Animal rights group accuses Jennie-O and Butterfield of Minnesota of mistreating birds


Animal rights group is asking county attorneys to press charges against two Minnesota companies after thousands of broilers and hundreds of turkeys died from apparently excessive heat exposure at their slaughterhouses this summer .

The allegations made by the Animal Welfare Institute (AWI) against Jennie-O Turkey and Butterfield Foods stem from observations filed by US Department of Agriculture inspectors at processing plants.

Last month, Washington-based AWI sent letters to Stearns County lawyer Janelle Kendall and Watonwan County lawyer Stephen Lindee, asking them to file a lawsuit against the meat processors under a Minnesota law that prohibits depriving any animal of necessary food, water, or shelter, or keeping them locked up without a change of air.

Unlike cattle and pigs which are protected under the Humane Methods of Slaughter Act, U.S. Department of Agriculture inspectors do not monitor or enforce animal welfare issues in poultry slaughterhouses, except in cases where this treatment could affect the quality and safety of the food, such as severe bruising.

But USDA inspectors often file “memorandum of maintenance,” or MOI notices, if they see birds die from causes other than slaughter or if they observe inhumane treatment of birds that could violate them. good industry business practices.

The AWI, which obtained multiple MOIs under the Freedom of Information Act, found that 2,552 out of 6,000 chickens were found dead on a truck trailer outside the Butterfield Foods processing plant in Butterfield, Minnesota, June 9.

The trailer had been parked overnight on a dirt lot outside the factory. Most of the fatalities were birds on the right side of the trailer, which were more exposed to the sun and heat in the afternoon.

The food company did not respond to an email request for comment and did not answer the phone.

AWI found five cases between April and June that resulted in the deaths of hundreds of turkeys on trailers outside a Jennie-O Turkey factory in Melrose, Minn.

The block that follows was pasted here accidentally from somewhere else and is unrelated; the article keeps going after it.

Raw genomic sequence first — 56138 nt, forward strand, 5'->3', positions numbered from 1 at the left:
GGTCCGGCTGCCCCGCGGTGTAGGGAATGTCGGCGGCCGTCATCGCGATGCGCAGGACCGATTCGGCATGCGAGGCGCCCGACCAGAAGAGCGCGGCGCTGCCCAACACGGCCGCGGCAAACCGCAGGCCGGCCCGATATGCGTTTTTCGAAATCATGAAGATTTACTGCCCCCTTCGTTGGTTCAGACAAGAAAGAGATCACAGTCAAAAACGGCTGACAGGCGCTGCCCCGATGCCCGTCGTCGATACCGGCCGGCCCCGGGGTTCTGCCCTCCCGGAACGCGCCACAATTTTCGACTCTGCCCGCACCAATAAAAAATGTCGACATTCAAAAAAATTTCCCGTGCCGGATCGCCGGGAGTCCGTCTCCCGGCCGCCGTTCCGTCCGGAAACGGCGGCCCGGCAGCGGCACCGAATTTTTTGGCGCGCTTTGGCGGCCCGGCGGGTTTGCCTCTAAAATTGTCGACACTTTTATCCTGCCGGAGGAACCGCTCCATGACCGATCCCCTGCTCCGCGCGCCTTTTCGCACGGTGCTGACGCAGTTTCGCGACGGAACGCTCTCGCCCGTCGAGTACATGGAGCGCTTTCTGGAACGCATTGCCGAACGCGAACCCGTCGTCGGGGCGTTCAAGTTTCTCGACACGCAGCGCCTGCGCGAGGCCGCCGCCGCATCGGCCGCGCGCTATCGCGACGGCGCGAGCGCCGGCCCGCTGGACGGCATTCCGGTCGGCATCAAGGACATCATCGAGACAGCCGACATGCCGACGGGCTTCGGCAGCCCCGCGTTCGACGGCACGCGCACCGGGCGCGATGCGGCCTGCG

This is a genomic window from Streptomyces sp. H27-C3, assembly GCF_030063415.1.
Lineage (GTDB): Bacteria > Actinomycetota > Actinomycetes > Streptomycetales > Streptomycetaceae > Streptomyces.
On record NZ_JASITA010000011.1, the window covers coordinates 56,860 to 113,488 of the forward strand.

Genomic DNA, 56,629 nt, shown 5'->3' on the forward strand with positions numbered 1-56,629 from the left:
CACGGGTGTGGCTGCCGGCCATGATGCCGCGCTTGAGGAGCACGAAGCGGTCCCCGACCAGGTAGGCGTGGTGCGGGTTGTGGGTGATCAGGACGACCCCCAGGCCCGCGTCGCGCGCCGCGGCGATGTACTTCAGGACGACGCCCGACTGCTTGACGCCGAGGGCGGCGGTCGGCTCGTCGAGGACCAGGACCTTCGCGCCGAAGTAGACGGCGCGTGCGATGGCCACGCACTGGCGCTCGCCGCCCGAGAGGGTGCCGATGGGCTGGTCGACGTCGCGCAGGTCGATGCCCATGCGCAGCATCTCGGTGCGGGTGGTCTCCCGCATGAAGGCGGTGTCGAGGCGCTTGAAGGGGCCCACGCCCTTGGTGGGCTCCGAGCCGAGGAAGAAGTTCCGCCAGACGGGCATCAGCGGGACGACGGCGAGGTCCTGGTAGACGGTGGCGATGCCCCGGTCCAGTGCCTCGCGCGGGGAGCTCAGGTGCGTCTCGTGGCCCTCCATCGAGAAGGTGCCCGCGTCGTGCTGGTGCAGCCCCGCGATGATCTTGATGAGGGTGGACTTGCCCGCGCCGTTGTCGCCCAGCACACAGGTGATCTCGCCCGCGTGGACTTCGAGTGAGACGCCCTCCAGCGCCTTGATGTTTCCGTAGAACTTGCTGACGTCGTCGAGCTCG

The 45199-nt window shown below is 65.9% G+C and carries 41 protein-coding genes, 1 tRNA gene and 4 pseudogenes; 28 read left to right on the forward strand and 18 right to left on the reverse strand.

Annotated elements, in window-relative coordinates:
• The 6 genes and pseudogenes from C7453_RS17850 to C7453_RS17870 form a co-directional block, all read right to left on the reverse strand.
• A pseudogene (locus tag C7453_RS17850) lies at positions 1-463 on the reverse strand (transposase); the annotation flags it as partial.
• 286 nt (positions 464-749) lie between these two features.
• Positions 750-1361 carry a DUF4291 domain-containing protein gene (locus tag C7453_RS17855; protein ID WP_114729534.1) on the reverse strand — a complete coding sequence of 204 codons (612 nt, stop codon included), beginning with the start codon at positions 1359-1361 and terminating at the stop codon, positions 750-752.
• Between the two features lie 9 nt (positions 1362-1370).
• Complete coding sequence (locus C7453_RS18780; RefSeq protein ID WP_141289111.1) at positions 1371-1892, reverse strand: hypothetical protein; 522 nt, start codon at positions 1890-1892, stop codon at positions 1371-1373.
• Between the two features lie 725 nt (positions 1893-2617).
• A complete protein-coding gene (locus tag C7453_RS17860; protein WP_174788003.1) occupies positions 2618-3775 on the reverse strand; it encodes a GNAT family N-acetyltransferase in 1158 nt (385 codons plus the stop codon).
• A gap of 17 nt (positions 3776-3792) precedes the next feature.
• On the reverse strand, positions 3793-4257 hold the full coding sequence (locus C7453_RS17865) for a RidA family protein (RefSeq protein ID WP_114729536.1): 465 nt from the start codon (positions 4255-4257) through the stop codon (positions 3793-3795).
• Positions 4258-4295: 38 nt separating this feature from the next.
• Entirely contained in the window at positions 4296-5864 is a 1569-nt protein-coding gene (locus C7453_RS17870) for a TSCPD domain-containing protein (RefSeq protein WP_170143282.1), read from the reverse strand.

Hormel, based in Austin, Minn., Owner of Jennie-O, said an employee of the third-party contractor he hires to load the turkeys onto transport trailers made a miscalculation “which resulted in a reduction of air movement during transport “.

“Although the actions of the contractor were not intentional, due to the company’s commitment to the management of animal welfare, Jennie-O requested that the individual be removed from the position and added additional training sessions, ”Hormel said in a lengthy statement to the Star Tribune. “Additional procedures, including verification of bird counts, have been implemented to ensure that appropriate guidelines are followed.”

The MOIs show several consecutive days in early June of temperatures hovering around 95 degrees at the Melrose plant in Jennie-O when a USDA inspector noticed large flocks of panting turkeys with drooping wings, two key signs of stress thermal.

An inspector noticed that feathers and debris were blocking several fans and that the foggers did not have the proper airflow to effectively cool the birds. The inspector called for immediate action which took several days to implement, resulting in additional AMIs and meetings with management to stress the importance of bird comfort.

“These recordings are basically a memo to remind [processors] their own standards, ”said Erin Sutherland, AWI staff counsel. “There is no enforcement action taken against them by the USDA. Nothing really comes out of it. “